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An off-duty Belle Plaine police officer is on indefinite leave from the force after being accused Tuesday of drunken driving for the second time in less than 10 years.

Officer Bryan M. Pasek, 32, was traveling 96 miles per hour in a pickup truck when a state trooper stopped him shortly before 2:30 a.m. on southbound Hwy. 169 between Jordan and Belle Plaine, according to the State Patrol.

Pasek was previously arrested on suspicion of drunken driving in 2003 and charged with a gross misdemeanor. He accepted a deal to plead guilty to a misdemeanor and avoided potential discipline from the state's licensing board for peace officers.

A test taken Tuesday at the Shakopee Police Department measured Pasek's blood-alcohol content at 0.17 percent, Patrol Lt. Eric Roeske said. That's more than twice the legal limit for driving in Minnesota.

Pasek was booked into the Scott County jail on suspicion of third-degree drunken driving, a gross misdemeanor. He posted bond and was released later Tuesday. Reached at home Wednesday, the 10-year veteran of the department declined to discuss his arrest.

Belle Plaine City Administrator David Murphy would not say whether the officer is still being paid during his leave. Chief of Police Tom Stolee was not available for comment Wednesday.

Murphy said in a statement that the city will deal with the case "in accordance with the applicable [labor union] contract, the city's employee personnel handbook, and the policies and procedures of the Police Department."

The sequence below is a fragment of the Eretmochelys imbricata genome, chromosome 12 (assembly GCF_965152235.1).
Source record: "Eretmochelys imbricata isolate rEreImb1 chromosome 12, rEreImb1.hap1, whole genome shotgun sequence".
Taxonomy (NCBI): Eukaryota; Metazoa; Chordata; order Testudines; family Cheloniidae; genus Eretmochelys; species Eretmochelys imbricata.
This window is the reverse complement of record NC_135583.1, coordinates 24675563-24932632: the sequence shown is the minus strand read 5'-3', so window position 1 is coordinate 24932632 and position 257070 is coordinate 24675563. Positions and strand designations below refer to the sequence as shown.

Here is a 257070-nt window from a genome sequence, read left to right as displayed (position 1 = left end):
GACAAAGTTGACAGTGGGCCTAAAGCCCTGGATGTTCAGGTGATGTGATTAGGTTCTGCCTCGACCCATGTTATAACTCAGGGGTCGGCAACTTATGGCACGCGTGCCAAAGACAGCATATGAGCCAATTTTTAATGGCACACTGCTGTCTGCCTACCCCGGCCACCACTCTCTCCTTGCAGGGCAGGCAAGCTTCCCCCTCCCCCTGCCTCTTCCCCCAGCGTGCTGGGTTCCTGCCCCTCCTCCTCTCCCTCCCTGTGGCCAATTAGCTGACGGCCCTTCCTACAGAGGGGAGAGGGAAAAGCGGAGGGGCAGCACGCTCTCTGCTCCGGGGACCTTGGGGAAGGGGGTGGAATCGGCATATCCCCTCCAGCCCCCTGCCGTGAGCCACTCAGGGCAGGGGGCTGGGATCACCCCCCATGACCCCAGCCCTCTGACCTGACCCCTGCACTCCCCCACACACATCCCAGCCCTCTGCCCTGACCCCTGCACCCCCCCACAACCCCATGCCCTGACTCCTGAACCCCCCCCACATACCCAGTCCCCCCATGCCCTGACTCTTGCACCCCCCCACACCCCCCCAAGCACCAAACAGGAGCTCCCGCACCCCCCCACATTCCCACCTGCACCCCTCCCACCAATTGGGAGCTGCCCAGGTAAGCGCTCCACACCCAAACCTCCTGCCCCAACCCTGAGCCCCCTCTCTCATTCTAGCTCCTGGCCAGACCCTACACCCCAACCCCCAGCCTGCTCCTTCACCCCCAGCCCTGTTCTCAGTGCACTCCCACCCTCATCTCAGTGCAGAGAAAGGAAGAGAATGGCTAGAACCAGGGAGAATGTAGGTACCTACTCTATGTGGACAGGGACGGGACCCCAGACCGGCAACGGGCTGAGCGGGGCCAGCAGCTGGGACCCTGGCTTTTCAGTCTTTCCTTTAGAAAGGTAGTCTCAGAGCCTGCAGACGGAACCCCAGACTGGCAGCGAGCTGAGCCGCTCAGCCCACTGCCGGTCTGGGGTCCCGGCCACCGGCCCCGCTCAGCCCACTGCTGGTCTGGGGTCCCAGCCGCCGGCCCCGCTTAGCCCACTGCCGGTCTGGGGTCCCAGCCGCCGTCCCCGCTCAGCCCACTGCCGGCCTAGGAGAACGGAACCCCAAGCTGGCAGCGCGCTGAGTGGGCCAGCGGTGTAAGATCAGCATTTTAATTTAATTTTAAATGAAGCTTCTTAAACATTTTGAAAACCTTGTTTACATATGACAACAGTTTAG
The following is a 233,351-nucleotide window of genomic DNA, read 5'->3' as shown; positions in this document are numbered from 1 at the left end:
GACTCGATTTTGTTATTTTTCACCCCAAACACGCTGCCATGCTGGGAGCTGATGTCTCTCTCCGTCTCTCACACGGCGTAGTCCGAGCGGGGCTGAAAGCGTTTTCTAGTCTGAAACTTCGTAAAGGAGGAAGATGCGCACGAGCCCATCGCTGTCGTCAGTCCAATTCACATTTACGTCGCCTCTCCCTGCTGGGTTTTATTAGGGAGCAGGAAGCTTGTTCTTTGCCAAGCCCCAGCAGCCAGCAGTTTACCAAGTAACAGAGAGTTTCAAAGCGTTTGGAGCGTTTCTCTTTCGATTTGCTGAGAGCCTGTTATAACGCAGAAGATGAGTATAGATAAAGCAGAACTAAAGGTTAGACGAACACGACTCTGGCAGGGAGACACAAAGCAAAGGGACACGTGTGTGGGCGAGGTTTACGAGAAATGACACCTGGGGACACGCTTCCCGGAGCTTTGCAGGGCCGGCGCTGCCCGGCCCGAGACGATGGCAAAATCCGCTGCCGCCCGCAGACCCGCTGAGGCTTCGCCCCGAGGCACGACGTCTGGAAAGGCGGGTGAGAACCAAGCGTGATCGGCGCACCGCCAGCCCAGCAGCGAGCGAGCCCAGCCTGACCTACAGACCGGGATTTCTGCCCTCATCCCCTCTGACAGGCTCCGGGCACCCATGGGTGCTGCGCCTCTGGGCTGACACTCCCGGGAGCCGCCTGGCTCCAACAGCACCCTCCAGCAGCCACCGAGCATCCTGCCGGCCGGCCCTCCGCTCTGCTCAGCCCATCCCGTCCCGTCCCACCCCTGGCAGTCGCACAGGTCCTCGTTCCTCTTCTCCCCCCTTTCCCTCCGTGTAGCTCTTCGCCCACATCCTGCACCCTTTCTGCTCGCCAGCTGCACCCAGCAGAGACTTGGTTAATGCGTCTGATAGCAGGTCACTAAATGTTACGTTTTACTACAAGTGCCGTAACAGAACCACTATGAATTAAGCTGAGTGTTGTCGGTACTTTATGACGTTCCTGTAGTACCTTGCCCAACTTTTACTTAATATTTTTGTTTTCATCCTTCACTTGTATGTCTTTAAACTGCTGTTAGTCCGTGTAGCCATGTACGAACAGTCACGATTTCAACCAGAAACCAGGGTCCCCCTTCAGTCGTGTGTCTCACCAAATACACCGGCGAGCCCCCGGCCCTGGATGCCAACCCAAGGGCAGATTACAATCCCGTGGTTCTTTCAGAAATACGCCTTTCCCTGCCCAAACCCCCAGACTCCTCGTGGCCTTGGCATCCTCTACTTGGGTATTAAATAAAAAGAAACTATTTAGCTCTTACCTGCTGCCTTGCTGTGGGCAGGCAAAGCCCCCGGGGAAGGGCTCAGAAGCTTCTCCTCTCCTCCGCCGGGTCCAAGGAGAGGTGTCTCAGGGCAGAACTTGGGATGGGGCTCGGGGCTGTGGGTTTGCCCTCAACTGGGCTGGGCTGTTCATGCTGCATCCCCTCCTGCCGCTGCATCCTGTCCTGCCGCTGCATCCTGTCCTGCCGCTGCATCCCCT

The department's policy manual says officers can be placed on paid disciplinary leave as a result of "being arrested for, or charged with, a criminal offense which would erode public confidence in the department."

Murphy said that termination is "one of the possible outcomes" if Pasek is convicted of gross-misdemeanor drunken driving.

In the previous case, Pasek pleaded guilty in February 2004 to fourth-degree drunken driving, a misdemeanor. He had been found in his car at a stop sign in Ring Lake Township on Oct. 5, 2003, leaning forward with his head on the steering wheel, according to a criminal complaint. His blood-alcohol level was 0.20 percent, the complaint said.

His sentence included a $1,025 fine and 100 hours of community service. He also was suspended from work without pay for three days.

Pasek's personnel file with Belle Plaine contains one other reprimand, for insubordination, according to information supplied by the city. It was issued in March 2006 after he failed to fill out daily activity logs, as he'd been ordered.

State regulations do not speak specifically to drunken-driving allegations and the disciplining of peace officers, said Paul Monteen, standards coordinator for the Minnesota Board of Peace Officer Standards and Training.

However, an officer convicted of any gross misdemeanor is required to appear before the board's complaint committee and is subject to discipline, Monteen said. That is not the case for misdemeanor convictions. A felony conviction means the automatic loss of license.

Peter Ivy, the Carver County prosecutor who handled Pasek's earlier case for Scott County officials, said that in 2004 that he offered Pasek the deal to plead to a lesser charge because he didn't want to see one big mistake ruin the officer's career.

Ivy added that Pasek should be careful to never again drive drunk, saying, "If he ever did something like this again, I would have no sympathy."

Staff writer Pat Pheifer contributed to this report. Paul Walsh • 612-673-4482